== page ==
1. Traditional knowledge learned through study or experience: For her dissertation, Zelda studied and wrote about the lore of the sailors on the whaling ships.
2. The small distance between the eyes of a bird and the bill or similarly in reptiles or fish: The scientist developed specialized instruments to measure the lore of the parrot in comparison to the lore of snakes.
lower (LOHR) (verb)
1. To look gloomy or threatening: Dan's face appeared to lower after reading the news in the paper.
2. To let down; to reduce in height: It is time to lower the flag, not to raise it!
lower (LOHR) (adjective)
1. Representing the typically larger and more representative section in a bicameral legislature: Fern was proud to be elected to the lower house of government as she thought she would be more effective there.
2. A comparative description of rank, order, or physical location that is under or below something or someone else: Jillian's chair is lower than the others because she is short and her feet would not touch the floor otherwise.

The lore of the lower river valley was rich and varied.

lucre, looter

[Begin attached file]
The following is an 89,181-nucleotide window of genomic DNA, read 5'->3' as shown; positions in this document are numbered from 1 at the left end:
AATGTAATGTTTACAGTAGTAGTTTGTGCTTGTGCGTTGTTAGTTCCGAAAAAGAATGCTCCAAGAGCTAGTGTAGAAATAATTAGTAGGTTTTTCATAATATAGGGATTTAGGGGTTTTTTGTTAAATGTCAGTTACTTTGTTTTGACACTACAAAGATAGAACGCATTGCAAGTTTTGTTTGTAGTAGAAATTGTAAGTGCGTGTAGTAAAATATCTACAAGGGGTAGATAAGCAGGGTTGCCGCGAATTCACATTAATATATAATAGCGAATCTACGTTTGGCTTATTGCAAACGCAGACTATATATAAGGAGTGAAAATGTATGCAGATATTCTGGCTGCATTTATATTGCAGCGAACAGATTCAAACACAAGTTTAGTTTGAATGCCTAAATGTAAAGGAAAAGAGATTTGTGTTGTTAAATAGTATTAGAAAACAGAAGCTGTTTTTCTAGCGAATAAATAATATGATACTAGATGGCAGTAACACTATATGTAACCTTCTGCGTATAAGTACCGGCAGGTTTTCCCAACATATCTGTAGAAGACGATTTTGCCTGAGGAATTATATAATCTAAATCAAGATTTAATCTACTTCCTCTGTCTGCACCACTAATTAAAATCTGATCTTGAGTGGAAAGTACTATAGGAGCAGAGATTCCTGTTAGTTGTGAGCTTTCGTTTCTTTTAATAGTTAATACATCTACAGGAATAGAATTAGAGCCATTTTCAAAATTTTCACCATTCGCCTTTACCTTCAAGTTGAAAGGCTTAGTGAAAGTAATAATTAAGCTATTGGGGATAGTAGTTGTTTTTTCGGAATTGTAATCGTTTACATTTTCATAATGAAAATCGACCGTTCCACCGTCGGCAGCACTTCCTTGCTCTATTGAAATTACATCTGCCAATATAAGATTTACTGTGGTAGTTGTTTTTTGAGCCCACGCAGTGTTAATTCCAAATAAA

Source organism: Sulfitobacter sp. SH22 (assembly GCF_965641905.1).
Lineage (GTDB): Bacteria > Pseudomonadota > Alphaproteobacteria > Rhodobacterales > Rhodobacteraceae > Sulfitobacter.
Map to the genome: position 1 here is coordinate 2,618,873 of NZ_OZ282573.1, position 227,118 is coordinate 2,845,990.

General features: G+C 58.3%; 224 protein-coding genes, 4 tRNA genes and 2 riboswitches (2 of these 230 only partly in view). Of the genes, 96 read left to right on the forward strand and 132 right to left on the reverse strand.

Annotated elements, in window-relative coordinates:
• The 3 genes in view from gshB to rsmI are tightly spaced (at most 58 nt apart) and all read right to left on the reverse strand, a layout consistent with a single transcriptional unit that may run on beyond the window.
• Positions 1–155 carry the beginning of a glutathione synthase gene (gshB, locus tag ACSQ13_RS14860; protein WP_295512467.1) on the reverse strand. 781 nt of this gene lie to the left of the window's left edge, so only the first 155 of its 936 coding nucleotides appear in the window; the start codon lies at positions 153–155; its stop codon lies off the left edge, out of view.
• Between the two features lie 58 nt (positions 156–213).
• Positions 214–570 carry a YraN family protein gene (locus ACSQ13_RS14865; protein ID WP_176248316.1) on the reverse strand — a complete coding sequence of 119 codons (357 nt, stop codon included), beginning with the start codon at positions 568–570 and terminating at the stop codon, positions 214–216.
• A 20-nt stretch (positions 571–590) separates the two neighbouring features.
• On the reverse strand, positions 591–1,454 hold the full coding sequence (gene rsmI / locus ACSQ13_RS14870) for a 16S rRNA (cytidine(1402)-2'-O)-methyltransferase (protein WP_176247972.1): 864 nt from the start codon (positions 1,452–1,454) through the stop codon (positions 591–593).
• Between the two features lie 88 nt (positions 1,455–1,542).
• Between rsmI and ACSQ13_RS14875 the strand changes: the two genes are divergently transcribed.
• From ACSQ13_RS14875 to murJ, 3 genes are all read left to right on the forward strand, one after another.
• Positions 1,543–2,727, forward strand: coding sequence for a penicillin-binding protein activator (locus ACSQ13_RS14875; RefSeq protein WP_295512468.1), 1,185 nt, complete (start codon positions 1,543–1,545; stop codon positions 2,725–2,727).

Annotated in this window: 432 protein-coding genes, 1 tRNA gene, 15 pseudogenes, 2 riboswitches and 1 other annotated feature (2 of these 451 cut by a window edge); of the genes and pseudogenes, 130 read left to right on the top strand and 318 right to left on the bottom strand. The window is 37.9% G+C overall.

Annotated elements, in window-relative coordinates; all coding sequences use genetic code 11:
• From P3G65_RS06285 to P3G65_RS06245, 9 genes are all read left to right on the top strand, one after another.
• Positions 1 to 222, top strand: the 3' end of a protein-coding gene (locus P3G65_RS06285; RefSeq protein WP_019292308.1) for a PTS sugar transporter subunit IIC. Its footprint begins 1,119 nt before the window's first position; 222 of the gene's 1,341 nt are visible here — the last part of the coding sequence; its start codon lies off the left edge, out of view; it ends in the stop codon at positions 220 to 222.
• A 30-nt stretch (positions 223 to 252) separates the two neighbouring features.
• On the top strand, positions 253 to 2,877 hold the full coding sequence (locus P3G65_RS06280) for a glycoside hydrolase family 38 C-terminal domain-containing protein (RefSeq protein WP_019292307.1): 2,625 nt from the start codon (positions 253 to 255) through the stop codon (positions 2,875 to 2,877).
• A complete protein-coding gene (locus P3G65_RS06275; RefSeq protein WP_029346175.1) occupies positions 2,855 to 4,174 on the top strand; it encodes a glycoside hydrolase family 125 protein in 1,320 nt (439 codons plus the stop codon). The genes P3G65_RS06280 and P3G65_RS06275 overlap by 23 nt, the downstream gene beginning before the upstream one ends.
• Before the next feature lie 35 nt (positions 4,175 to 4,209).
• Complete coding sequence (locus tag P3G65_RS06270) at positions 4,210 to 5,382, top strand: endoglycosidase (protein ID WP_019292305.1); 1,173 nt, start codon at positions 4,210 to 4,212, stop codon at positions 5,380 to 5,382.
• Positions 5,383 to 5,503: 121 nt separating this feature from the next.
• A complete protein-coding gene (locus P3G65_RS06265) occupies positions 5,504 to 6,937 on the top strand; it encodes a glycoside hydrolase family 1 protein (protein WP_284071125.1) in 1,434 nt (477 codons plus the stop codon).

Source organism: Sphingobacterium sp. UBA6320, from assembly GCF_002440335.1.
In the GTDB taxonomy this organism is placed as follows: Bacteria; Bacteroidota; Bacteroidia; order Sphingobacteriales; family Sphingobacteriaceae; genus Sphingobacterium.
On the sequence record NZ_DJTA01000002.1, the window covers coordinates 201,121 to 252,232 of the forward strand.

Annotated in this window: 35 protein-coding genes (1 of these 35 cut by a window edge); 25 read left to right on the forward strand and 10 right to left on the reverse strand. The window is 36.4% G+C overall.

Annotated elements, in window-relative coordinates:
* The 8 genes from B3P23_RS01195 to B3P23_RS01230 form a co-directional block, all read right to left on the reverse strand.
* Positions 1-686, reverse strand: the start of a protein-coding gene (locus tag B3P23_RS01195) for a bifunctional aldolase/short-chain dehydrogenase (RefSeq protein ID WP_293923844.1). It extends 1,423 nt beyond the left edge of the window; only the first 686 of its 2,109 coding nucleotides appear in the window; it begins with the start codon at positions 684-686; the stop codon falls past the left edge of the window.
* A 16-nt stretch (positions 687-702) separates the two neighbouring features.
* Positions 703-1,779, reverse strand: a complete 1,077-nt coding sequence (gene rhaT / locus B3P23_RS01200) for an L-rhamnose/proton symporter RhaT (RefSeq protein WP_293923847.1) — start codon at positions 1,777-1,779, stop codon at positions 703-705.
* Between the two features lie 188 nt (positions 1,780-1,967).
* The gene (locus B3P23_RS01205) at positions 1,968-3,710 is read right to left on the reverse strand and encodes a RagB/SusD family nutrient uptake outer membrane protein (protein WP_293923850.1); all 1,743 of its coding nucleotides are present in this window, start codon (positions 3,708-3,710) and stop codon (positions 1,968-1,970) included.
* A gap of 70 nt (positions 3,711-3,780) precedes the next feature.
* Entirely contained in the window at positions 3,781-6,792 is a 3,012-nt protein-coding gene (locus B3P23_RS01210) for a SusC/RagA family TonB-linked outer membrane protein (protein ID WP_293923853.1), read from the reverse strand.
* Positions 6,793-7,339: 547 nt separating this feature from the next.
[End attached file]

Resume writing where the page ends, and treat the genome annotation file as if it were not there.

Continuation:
lucre (LOO kuhr) (noun)
Profit or money: Sometimes there is some financial gain, or lucre, to be had in the stock market.
looter (LOOT uhr) (noun)
An individual who engages in stealing or taking property, typically through force: The pirate was a looter for several years before he was caught.

The looter took a valuable latten plate and tried to sell it for lucre before he was caught by the police.

lugubrious, salubrious
lugubrious (loo GOO bree uhs, loo GYOO bree uhs) (adjective)
Descriptive of mournful or exaggerated sadness: Danny wore lugubrious mourning clothing although he didn't really feel sad about his uncle's death.
salubrious (suh LOO bree uhs) (adjective)
Concerning good health or well-being: The mountain air is considered salubrious, or pleasant and comfortable.

Wearing heavy lugubrious clothing on a hot day is not salubrious for one's life.

lumbar, lumber, lumber, lumber
lumbar (LUM buhr, lum BAHR) (adjective)